News and Events

CAFKA Fall Programming 2017

CAFKA has a full schedule of programming lined up for the fall. We are pleased to announce a new collaboration with the Open Sesame book store OpenSesame th.jpgand gallery at 220 King Street West. Lèche Vitrine: Open Sesame Project Window, will be a new rotating project space at Open Sesame. The name Lèche Vitrine comes from a French term for window shopping, or literally "window licking.” Influenced by the success of Jimmy Limit’s CAFKA.18 project “Photos for Windows,” four new graphic image projects, printed on adhesive vinyl and installed on the glass at the Open Sesame store and gallery will be commissioned over the coming year. Lèche Vitrine has been made possible by a grant from the Region of Waterloo Arts Fund.

anna2 c.pngOur first installation, opening September 22, will be by Anna van Milligen. Anna is a Canadian-American installation artist who is interested in how women construct themselves and perform their femininity. Her choice of media includes fake hair, faux fur, and dollar store beauty enhancements. Anna is a recent graduate of the University of Waterloo Master of Fine Arts program.

COLOUR variable 5 th.pngAs part of the Big Ideas in Art and Culture lecture series and in association with our partner partner Musagetes, on Tuesday, October 3 we will be presenting in Guelph the Zagreb-based curatorial collective “What, How & for Whom/WHW.” Its members Ivet Ćurlin, Ana Dević, Nataša Ilić, and Sabina Sabolović, and designer and publicist Dejan Kršić organize a range of production, exhibition, and publishing projects and since 2003 has been directing city-owned Gallery Nova in Zagreb, Croatia.

CAFKA drop shadow c th.pngCAFKA is also pleased to be unveiling its new program of art talks called CAFKA Rewind, made possible with support from the City of Waterloo. CAFKA Rewind is a series of artist talks with a difference. Our guest speakers are familiar figures: They have each exhibited work with CAFKA over the course of our 16-year history. Many in the Region have not only seen their work, a lot of us have also helped make these projects happen. Some drew criticism in the community and the subsequent controversies sometimes involved local media and municipal governments. All three lectures in the CAFKA Rewind speakers’ series will take place at the Waterloo Public Library.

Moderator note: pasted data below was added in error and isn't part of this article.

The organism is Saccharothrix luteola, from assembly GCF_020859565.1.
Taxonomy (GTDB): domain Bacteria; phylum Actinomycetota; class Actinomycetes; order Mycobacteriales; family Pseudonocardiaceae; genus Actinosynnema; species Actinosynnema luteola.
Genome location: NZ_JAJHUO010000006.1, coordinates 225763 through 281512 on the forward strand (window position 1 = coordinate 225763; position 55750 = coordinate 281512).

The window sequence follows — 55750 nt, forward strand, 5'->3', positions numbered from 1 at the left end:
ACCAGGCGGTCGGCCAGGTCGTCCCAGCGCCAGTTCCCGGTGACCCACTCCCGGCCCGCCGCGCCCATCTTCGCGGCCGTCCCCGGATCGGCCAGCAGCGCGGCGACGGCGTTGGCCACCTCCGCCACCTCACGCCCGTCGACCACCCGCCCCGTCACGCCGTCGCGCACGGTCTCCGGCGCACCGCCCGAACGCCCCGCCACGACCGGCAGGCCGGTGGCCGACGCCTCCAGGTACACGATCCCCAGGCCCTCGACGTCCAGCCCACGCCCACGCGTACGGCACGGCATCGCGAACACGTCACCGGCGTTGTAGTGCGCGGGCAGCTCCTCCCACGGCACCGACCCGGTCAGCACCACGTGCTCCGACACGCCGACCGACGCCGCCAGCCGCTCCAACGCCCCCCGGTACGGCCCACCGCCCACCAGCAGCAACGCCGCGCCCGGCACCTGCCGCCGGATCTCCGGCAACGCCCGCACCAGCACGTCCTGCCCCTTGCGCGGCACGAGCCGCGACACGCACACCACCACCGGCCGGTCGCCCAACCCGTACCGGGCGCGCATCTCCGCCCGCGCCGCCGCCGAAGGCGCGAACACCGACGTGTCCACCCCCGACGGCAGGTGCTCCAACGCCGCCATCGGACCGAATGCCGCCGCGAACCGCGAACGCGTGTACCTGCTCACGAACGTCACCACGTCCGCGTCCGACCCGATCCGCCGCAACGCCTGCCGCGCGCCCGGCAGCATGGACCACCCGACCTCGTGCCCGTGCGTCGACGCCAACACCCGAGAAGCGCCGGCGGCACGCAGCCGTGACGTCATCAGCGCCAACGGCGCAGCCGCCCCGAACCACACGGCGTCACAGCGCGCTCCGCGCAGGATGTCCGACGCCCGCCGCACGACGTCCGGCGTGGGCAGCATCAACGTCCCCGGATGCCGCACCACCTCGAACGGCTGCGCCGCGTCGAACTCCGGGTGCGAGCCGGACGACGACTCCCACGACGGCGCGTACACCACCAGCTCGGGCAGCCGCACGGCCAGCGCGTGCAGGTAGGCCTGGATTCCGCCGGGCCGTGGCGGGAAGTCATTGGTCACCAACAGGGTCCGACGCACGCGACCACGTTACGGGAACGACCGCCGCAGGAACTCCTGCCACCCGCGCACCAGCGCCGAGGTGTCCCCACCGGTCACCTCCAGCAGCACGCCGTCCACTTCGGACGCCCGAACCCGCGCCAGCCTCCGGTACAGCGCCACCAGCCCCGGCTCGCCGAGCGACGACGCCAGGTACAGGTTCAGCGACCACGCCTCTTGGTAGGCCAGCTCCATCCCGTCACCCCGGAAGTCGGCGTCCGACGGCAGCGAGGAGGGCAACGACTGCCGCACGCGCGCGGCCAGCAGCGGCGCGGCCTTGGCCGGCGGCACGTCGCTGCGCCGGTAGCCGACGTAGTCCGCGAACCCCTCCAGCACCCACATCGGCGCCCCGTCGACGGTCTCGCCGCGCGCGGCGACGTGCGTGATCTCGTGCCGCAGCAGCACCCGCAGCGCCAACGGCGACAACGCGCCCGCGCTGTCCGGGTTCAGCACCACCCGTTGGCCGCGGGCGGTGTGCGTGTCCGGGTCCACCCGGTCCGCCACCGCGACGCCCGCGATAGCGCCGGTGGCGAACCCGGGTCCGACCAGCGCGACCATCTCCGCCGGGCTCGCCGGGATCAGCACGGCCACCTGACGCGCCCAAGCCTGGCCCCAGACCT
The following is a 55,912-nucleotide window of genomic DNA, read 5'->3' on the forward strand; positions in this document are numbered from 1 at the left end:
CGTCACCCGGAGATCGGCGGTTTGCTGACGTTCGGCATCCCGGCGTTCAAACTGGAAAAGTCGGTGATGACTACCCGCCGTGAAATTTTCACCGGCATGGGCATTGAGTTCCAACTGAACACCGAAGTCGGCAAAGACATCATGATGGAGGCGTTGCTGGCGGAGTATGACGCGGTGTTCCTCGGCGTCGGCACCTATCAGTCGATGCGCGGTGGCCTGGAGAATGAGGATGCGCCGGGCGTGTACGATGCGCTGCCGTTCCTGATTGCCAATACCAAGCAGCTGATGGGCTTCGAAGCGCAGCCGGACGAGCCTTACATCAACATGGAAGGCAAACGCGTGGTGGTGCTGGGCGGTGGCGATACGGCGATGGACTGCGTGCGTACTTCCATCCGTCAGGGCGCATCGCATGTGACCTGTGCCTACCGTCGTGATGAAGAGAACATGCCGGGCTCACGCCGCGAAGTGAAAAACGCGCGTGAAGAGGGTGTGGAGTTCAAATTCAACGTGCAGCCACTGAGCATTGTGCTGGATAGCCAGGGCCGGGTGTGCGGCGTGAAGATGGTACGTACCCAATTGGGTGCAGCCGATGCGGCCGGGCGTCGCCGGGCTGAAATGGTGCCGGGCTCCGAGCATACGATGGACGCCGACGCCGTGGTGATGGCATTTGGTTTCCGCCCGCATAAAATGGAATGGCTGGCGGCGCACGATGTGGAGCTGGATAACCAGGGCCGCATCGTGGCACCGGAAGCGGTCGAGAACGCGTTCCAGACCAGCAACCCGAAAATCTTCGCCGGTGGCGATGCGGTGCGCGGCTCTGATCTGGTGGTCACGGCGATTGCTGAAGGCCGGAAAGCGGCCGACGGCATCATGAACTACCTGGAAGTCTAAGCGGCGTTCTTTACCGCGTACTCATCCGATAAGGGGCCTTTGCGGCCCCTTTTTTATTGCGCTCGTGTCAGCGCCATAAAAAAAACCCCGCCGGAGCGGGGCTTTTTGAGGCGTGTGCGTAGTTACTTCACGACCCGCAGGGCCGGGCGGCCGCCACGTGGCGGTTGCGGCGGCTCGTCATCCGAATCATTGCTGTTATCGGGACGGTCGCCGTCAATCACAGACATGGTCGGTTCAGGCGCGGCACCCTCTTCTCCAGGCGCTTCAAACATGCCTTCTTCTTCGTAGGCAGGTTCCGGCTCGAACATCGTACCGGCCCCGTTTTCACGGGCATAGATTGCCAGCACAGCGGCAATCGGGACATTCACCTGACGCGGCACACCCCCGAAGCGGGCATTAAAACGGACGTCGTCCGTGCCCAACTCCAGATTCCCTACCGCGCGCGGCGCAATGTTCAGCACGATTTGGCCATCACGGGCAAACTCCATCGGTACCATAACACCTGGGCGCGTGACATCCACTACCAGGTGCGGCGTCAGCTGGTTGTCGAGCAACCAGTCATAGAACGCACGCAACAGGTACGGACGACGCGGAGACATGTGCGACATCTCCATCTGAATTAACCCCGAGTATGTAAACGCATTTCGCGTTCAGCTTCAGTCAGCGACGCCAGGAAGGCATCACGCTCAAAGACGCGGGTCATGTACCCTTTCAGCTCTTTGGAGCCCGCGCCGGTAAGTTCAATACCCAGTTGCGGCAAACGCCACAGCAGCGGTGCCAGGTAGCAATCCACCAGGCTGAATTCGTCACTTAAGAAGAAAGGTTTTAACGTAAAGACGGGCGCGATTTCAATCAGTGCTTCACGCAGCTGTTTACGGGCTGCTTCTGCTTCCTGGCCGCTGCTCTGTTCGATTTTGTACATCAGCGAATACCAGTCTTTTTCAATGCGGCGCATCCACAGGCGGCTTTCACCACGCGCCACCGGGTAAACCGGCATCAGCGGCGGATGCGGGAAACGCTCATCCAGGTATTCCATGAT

RH portrait th 2.jpgRobert Hengeveld will be our first speaker on Monday, September 25 at 7 PM. His 2009 floating shopping cart “Uprising,” and “Ssspun,” his slowly spinning tree in 2014, probably passed under the threshold of awareness for many park-goers in Victoria and Waterloo parks. When they were seen, however, these pieces elicited “double-takes” of both disbelief (Ssspun) or outrage (Uprising).

DM 4 th.jpgOn October 30 our second speaker in the series will be Don Miller. For CAFKA.14 Don Miller and a number of volunteers took over two condemned houses in Kitchener’s Victoria Park neighbourhood, painting one black and one white. The condemned houses, which were at one time single family homes, had in recent years been converted into rooming houses and had fallen into considerable disrepair. An agreement with the property owner allowed CAFKA to appropriate the houses through the end of the 2014 biennial exhibition. Reaction to the project from some quarters was extremely hostile. CAFKA's Artistic Director, Karie Liao, and the artist and his volunteers were confronted on the street in front of the houses by angry neighbours. Letters were directed to the mayor and city council and to Karie Liao. Find out what all the fuss was about! 

On November 20 our final installment in the 2017 CAFKA REWIND series will feature Gorbet Design artists Rob Gorbet, Susan LK Gorbet and Matt Gorbet. Their work for CAFKA.02, “P2P,” highlighted the ubiquity of two of the basic icons of the electric age: the household switch and bulb. Situated at the entrance to City Hall, P2P was a marquee in the hands of the general public. By engaging in the everyday unconscious activity of flipping a light switch, P2P allowed citizens to communicate directly, without the oversight of authority, within a public space. Literally and figuratively, P2P brought power to the people. And then some people used the marquee to write things that other people found offensive, and CAFKA had its first big controversy. 

Paddy-Johnson th.jpgClosing the year, on December 2nd, New York-based art critic and Guelph native Paddy Johnson will come to Kitchener for the Big Ideas series to speak  about issues in contemporary art. Paddy Johnson is a critic, curator and the founding editor of Art F City. She writes about art, the Internet, and animated GIFs and collaborates with artists to produce image essays, objects and other unusual projects. 

For more information about CAFKA's 2017 Fall Programming please contact cafka at cafka.org.